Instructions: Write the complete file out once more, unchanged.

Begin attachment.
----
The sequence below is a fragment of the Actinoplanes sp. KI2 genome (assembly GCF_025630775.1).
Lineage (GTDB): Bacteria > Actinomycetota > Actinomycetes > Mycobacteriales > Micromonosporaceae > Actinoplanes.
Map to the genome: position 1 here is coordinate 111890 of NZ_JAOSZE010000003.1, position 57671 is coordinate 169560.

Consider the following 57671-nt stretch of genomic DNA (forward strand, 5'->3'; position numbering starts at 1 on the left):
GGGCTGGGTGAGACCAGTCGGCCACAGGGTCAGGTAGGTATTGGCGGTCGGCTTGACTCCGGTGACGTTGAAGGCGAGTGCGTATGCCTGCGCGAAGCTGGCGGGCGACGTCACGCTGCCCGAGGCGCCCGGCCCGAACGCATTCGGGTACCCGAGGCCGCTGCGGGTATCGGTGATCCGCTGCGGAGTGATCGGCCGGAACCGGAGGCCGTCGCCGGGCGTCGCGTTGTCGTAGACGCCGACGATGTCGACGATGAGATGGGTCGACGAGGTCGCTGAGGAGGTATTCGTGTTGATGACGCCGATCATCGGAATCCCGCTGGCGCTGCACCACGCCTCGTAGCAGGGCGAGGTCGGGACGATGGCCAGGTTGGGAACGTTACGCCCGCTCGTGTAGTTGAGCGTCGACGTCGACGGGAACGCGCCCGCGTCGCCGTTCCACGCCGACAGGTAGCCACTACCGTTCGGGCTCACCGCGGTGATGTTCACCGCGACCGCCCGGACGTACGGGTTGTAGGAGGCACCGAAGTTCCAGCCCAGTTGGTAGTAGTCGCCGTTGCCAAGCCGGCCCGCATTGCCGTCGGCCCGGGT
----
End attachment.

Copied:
The sequence below is a fragment of the Actinoplanes sp. KI2 genome (assembly GCF_025630775.1).
Lineage (GTDB): Bacteria > Actinomycetota > Actinomycetes > Mycobacteriales > Micromonosporaceae > Actinoplanes.
Map to the genome: position 1 here is coordinate 111890 of NZ_JAOSZE010000003.1, position 57671 is coordinate 169560.

Consider the following 57671-nt stretch of genomic DNA (forward strand, 5'->3'; position numbering starts at 1 on the left):
GGGCTGGGTGAGACCAGTCGGCCACAGGGTCAGGTAGGTATTGGCGGTCGGCTTGACTCCGGTGACGTTGAAGGCGAGTGCGTATGCCTGCGCGAAGCTGGCGGGCGACGTCACGCTGCCCGAGGCGCCCGGCCCGAACGCATTCGGGTACCCGAGGCCGCTGCGGGTATCGGTGATCCGCTGCGGAGTGATCGGCCGGAACCGGAGGCCGTCGCCGGGCGTCGCGTTGTCGTAGACGCCGACGATGTCGACGATGAGATGGGTCGACGAGGTCGCTGAGGAGGTATTCGTGTTGATGACGCCGATCATCGGAATCCCGCTGGCGCTGCACCACGCCTCGTAGCAGGGCGAGGTCGGGACGATGGCCAGGTTGGGAACGTTACGCCCGCTCGTGTAGTTGAGCGTCGACGTCGACGGGAACGCGCCCGCGTCGCCGTTCCACGCCGACAGGTAGCCACTACCGTTCGGGCTCACCGCGGTGATGTTCACCGCGACCGCCCGGACGTACGGGTTGTAGGAGGCACCGAAGTTCCAGCCCAGTTGGTAGTAGTCGCCGTTGCCAAGCCGGCCCGCATTGCCGTCGGCCCGGGT